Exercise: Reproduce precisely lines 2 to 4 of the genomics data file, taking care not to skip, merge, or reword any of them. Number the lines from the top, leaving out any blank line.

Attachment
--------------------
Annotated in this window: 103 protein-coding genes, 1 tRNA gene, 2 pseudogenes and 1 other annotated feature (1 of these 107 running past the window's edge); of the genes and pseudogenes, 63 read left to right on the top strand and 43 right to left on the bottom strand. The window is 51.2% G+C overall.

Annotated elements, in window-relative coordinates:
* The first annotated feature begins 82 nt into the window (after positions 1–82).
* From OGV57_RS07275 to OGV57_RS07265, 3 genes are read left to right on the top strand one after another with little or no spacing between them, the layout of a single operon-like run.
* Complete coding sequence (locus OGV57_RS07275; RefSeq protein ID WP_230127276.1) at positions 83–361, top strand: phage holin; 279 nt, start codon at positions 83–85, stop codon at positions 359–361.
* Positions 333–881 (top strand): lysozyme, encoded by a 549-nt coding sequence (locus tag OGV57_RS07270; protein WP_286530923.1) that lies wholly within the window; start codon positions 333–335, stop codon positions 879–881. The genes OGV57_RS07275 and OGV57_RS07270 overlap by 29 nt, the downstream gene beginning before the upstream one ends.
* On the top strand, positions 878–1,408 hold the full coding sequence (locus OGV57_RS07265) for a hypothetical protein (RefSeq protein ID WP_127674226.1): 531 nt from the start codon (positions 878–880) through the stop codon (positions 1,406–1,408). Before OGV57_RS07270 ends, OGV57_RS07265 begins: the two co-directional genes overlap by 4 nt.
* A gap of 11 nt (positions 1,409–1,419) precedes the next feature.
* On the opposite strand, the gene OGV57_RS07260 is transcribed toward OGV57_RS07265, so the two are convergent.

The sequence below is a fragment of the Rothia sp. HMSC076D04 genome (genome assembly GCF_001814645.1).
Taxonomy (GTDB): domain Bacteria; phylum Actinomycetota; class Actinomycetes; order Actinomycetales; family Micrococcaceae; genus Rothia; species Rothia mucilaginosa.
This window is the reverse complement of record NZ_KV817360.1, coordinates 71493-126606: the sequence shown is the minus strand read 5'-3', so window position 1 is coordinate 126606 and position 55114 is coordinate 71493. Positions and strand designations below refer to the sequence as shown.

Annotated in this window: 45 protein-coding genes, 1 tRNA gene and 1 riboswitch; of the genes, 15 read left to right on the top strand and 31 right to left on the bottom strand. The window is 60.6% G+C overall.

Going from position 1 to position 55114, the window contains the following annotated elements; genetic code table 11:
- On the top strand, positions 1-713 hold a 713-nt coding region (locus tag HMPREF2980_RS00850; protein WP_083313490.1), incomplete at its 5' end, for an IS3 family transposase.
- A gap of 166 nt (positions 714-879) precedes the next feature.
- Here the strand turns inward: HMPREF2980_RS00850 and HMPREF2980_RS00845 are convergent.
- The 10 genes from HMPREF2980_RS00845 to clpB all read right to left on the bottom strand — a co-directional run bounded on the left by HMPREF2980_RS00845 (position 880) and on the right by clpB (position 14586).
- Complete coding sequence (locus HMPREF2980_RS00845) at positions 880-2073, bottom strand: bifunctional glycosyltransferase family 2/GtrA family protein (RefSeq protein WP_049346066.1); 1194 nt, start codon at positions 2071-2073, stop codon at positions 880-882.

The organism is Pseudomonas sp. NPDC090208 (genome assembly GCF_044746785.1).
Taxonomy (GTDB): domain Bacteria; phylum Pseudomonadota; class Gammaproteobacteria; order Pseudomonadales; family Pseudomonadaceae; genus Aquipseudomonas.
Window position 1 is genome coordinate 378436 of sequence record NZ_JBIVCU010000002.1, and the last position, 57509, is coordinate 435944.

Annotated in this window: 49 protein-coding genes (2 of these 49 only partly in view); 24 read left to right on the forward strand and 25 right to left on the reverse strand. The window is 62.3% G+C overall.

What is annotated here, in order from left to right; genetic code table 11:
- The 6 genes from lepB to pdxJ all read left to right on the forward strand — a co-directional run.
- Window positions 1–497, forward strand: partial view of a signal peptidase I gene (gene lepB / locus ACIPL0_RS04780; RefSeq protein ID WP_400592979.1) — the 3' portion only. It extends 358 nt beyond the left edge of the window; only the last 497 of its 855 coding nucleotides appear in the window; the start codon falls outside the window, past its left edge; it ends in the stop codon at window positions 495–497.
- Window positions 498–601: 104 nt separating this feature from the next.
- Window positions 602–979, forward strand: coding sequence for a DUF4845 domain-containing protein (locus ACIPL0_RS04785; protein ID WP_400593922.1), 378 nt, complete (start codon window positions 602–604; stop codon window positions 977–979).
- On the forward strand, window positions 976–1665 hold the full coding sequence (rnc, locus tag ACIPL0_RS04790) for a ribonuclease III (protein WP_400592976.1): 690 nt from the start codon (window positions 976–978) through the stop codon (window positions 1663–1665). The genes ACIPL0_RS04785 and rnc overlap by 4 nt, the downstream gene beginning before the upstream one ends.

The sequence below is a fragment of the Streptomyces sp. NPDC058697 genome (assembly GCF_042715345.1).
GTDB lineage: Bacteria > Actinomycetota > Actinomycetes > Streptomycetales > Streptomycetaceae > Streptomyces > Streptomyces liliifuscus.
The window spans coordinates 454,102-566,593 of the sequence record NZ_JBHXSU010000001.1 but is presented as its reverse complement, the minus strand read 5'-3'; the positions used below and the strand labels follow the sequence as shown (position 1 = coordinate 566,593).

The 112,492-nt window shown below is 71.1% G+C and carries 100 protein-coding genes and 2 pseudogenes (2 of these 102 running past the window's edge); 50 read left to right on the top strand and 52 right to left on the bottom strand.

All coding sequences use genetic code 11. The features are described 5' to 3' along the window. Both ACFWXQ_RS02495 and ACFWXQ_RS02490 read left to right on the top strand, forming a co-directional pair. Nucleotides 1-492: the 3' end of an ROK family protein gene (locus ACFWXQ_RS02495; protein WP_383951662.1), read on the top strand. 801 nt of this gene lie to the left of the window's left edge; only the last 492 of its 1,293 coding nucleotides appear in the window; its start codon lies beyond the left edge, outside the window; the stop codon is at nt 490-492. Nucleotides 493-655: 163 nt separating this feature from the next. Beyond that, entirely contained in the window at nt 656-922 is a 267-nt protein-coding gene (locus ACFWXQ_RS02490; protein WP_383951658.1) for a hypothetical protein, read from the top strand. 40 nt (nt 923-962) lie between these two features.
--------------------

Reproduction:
Annotated elements, in window-relative coordinates:
* The first annotated feature begins 82 nt into the window (after positions 1–82).
* From OGV57_RS07275 to OGV57_RS07265, 3 genes are read left to right on the top strand one after another with little or no spacing between them, the layout of a single operon-like run.